Investigators on the BRUIN trial reported impressive response rates across multiple B-cell malignancies with the use of the Bruton tyrosine kinase inhibitor LOXO-305, especially in those with heavily pretreated mantle cell lymphoma.
Results of a phase 1/2 trial that were presented at the 2020 American Society of Hematology Annual Meeting and Exposition showed that patients with mantle cell lymphoma (MCL) and other B-cell malignancies had promising response rates when treated with LOXO-305.
A highly selective Bruton tyrosine kinase (BTK) inhibitor that targets both wild-type and C481-mutant BTK, LOXO-305 could be a viable treatment option for patients with difficult-to-treat hematologic malignancies, such as MCL and Waldenström macroglobulinemia (WM).
“LOXO-305 demonstrates promising efficacy in [patients with MCL and other non-Hodgkin lymphomas (NHLs)] previously treated with all classes of available therapy,” Michael Wang, MD, professor in the Department of Lymphoma & Myeloma at The University of Texas MD Anderson Cancer Center, said during a presentation of the data. “Responses were observed across all dose levels and efficacy was independent of prior therapy.”
The agent’s use in patients with various B-cell malignancies, including those with chronic lymphocytic leukemia/small lymphocytic lymphoma, was examined in the dose-escalation, dose-expansion BRUIN trial (NCT03740529). Patients had to have received at least 2 prior regimens, given as a combination or sequentially, or 1 prior BTK inhibitor–containing regimen. LOXO-305 was administered orally in cycles of 28 days according to a 3 + 3 design, with a starting dose of 25 mg daily.
The primary end points of the trial were determining the maximum tolerated dose in the phase 1 portion and preliminary antitumor activity and safety in phase 2. In total, 323 patients were enrolled as of the September 2020 cutoff, 61 of whom had MCL, 26 with WM, and 66 with other NHLs.
The median number of prior therapies for patients with MCL and WM was 3, of whom 93% and 69%, respectively, previously received a BTK inhibitor. Those with other NHLs received an average of 4 prior therapies. Interestingly, progressive disease following chimeric antigen receptor (CAR) T-cell therapy was seen in 5% of patients with MCL and 14% of those with other NHLs.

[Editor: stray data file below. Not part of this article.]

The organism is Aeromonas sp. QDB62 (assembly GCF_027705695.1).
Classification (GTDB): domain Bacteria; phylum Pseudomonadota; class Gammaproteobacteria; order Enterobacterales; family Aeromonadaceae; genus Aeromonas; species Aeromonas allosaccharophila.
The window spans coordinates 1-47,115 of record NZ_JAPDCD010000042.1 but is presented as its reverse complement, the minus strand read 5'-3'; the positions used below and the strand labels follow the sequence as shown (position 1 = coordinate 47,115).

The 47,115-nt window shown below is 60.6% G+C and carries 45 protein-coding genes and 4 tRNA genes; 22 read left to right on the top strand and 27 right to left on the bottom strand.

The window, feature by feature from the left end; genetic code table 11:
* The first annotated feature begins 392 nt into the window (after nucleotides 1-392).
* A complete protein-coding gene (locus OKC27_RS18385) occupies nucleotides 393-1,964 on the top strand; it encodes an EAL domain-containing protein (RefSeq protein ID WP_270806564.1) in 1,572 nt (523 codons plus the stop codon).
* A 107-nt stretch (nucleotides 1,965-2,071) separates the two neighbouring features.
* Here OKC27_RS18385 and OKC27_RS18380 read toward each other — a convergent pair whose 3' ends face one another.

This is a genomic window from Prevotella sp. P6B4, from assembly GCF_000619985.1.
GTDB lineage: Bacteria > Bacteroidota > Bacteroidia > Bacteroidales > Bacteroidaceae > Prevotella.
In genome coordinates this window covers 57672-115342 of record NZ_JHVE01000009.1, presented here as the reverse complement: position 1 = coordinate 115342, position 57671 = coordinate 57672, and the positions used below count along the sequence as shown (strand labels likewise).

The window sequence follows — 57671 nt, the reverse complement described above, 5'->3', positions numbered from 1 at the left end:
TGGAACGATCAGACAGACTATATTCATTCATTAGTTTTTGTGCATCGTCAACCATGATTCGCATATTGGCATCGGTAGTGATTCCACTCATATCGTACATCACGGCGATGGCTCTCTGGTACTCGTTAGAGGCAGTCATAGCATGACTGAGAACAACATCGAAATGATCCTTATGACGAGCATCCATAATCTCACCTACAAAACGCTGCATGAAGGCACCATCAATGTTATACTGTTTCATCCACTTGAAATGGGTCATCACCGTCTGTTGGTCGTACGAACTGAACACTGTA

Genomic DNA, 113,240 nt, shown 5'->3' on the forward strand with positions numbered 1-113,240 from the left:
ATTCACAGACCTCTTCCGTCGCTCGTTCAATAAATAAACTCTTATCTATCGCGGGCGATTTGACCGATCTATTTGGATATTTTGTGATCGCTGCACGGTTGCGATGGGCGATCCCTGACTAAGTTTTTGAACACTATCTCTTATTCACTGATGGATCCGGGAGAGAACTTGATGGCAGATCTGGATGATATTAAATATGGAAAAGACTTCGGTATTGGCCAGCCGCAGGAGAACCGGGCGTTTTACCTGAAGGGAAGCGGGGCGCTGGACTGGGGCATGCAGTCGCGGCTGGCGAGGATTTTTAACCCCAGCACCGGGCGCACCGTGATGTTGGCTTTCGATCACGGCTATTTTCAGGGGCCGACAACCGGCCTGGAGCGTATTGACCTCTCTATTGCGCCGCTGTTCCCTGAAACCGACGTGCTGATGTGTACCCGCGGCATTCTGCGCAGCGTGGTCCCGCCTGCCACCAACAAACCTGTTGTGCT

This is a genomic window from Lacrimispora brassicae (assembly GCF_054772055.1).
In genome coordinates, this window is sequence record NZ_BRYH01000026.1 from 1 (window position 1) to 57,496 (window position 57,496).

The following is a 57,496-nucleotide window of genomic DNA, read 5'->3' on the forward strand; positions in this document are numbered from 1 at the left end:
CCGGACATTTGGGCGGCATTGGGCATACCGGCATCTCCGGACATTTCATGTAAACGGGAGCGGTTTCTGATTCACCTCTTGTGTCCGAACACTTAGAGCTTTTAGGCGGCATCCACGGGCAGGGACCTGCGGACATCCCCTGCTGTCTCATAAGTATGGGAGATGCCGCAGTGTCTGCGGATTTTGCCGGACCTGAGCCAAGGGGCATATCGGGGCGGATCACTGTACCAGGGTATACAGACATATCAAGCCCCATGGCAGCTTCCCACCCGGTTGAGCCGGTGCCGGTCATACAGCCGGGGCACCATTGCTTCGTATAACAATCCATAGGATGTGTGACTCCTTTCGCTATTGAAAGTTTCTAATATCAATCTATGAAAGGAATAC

Overall response rates (ORR) varied by disease cohort. Of note, those with MCL who were evaluable for response (n = 56) had an ORR of 52%, and this remained true when the cohort of patients was reduced to just those who had prior BTK inhibitor therapy (n = 52). Complete responses accounted for 25% of both groups, as well. In those with prior stem cell transplant (n = 14) or prior CAR T-cell therapy (n = 2), ORRs were 64% and 100%, respectively. At a median follow-up of 6 months, most of those with MCL who responded to therapy (83%; 24 of 29 patients) had an ongoing response.
In response-evaluable patients with WM (n = 19), the ORR was 68% and was consistent when only those with prior BTK inhibitor therapy were examined (n = 13; 69%). Responses in both groups were comprised exclusively of partial responses and 77% of patients overall had an ongoing response at data cutoff. ORRs in other NHL subtypes included 75% for Richter transformation (RT), 50% for follicular lymphoma, 24% for diffuse large B-cell lymphoma, and 22% for marginal zone lymphoma. A large majority of patients with RT (83%) had an ongoing response at the median follow-up of 6 months.
Of note, there were no dose-limiting toxicities noted in the study and the maximum-tolerated dose was not reached. Only 5 patients (1.5%) discontinued treatment due to treatment-related adverse events and 200 mg was selected as the recommended phase 2 dose.
“Longer follow-up is needed to better understand the LOXO-305 safety profile associated with chronic administration,” Wang said.
1. Wang M, Shah NN, Alencar AJ, et al. LOXO-305, a next generation, highly selective, non-covalent BTK inhibitor in previously treated mantle cell lymphoma, Waldenström's macroglobulinemia, and other non-Hodgkin lymphomas: results from the phase 1/2 BRUIN study. Blood. 2020;136(suppl 1):8-10. Abstract 117. doi:10.1182/blood-2020-134314